Coronavirus: Aim is to move from Level 5 to ‘minimum additional restrictions’

Minister says removing restrictions only achievable if ‘we all follow the basics’

Ireland's Covid-19 reproduction number, a key indicator in the spread of coronavirus, has dropped below 1 and is now calculated between 0.7 and 0.9, Minister for Health Stephen Donnelly has told the Oireachtas health committee. Video: Oireachtas TV

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The Government hopes to apply the “minimum additional restrictions” required to keep Covid-19 down after Level 5 measures are lifted, according to Minister for Health Stephen Donnelly.

But this could only happen if “we all follow the basics” of infection control, he told the Oireachtas health committee yesterday.

Blaming a mix of “congregation and alcohol” at house parties and “sports celebrations” for the spread of the virus in recent months, he said coronavirus exploited “very small transgressions”.

“A lot of the time it was people who had followed it to the letter for seven months and then said ‘For the love of God, I just need to let loose this once’ and who then let go for one night,” he said.

The reproduction number, a key indicator of the spread of Covid-19, has dropped below 1 for the first time in four months, the committee was told.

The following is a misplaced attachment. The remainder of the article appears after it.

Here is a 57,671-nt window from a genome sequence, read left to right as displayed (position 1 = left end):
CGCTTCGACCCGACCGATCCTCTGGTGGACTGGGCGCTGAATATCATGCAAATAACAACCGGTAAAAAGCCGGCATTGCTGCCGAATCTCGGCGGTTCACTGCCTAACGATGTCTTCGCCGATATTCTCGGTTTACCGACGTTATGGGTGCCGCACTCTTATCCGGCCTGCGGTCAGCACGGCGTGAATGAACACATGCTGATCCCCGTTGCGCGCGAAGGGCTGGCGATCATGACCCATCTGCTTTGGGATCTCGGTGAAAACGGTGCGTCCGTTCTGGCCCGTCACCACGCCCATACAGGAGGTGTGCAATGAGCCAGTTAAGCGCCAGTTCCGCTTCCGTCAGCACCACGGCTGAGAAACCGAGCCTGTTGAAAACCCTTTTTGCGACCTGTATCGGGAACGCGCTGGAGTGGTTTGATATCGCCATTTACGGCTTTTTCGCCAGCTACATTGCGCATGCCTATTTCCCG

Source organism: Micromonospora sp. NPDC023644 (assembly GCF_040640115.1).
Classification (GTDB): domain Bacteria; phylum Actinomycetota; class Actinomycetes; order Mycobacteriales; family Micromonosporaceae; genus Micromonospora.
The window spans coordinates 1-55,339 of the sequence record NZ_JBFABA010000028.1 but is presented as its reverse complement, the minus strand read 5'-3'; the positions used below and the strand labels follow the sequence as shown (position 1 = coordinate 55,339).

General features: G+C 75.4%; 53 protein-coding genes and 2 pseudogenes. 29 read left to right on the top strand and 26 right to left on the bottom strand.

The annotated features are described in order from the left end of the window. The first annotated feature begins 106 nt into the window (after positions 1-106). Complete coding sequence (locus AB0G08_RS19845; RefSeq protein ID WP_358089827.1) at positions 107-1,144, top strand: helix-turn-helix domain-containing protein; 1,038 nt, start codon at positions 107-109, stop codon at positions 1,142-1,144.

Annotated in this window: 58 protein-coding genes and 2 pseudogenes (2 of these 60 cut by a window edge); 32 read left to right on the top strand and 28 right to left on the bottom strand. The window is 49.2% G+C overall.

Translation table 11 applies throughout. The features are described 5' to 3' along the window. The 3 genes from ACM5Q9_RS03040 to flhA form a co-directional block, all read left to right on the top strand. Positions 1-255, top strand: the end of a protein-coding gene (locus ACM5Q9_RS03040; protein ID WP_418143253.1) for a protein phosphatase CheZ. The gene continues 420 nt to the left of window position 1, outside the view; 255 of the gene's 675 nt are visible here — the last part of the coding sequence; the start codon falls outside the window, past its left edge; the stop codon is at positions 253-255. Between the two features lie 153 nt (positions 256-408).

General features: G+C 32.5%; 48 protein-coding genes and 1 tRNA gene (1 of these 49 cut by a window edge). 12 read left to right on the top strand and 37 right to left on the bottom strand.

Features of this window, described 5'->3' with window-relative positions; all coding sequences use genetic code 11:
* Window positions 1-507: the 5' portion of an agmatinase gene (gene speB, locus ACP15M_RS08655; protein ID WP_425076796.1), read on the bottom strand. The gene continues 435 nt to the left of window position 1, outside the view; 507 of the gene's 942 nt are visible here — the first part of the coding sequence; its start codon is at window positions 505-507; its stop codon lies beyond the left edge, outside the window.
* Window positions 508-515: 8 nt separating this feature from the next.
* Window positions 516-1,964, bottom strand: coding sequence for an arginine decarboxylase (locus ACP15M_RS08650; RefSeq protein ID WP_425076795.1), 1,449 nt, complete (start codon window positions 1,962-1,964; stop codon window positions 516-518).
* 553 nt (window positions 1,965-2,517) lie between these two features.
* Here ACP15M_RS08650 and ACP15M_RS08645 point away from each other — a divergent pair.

It now stands at 0.7 to 0.9, the Minister said, compared with 1 last week. However, this is still above the 0.5 value that public health officials say is needed to drive case numbers down to double digits by next month

Taoiseach Micheál Martin confirmed last night that the Level 5 lockdown will last for six weeks as scheduled despite case numbers dropping.

He told the weekly meeting of the Fianna Fáil parliamentary party the full period was needed to reduce the numbers sufficiently for Christmas and beyond.

He said the Government was working on compiling specific data sets on Covid levels in key sectors of the economy. This would help inform the State’s exit strategy from the severe restrictions currently in place.

Nursing homes

Mr Donnelly will on Thursday announce an additional €42 million in financial supports related to Covid-19 for nursing homes next year.

The money provided under the temporary assistance payment scheme is designed to offset the additional costs borne by private and voluntary nursing homes due to Covid, and to help those homes managing an outbreak by funding extra staff and equipment.

The funding covers the first six months of 2021, and comes on top of spending of €134.5 million under the scheme this year. The HSE separately provides personal protective equipment for the sector.

In the latest large outbreak of the virus in nursing homes, 19 residents and staff at a Co Kerry facility have tested positive, it emerged on Wednesday.

Meanwhile, eight further deaths of patients with Covid-19 and 444 new cases of the virus were reported by the National Public Health Emergency Team yesterday.

The Minister said the incidence of the disease was falling in 23 of the 26 counties in the Republic. Three counties reported no new cases on Wednesday.

However, there is still concern about parts of Dublin where case numbers continue to rise or are “flatlining” rather than falling.

The number of new outbreaks in schools fell to 30 last week – midterm – compared with 46 the previous week, according to the HSE. However, the number of open investigations in the sector increased from 96 to 125 last week.

Last week, there were 320 new outbreaks linked to private houses, 16 to residential institutions and 11 to workplaces, including two in meat plants.

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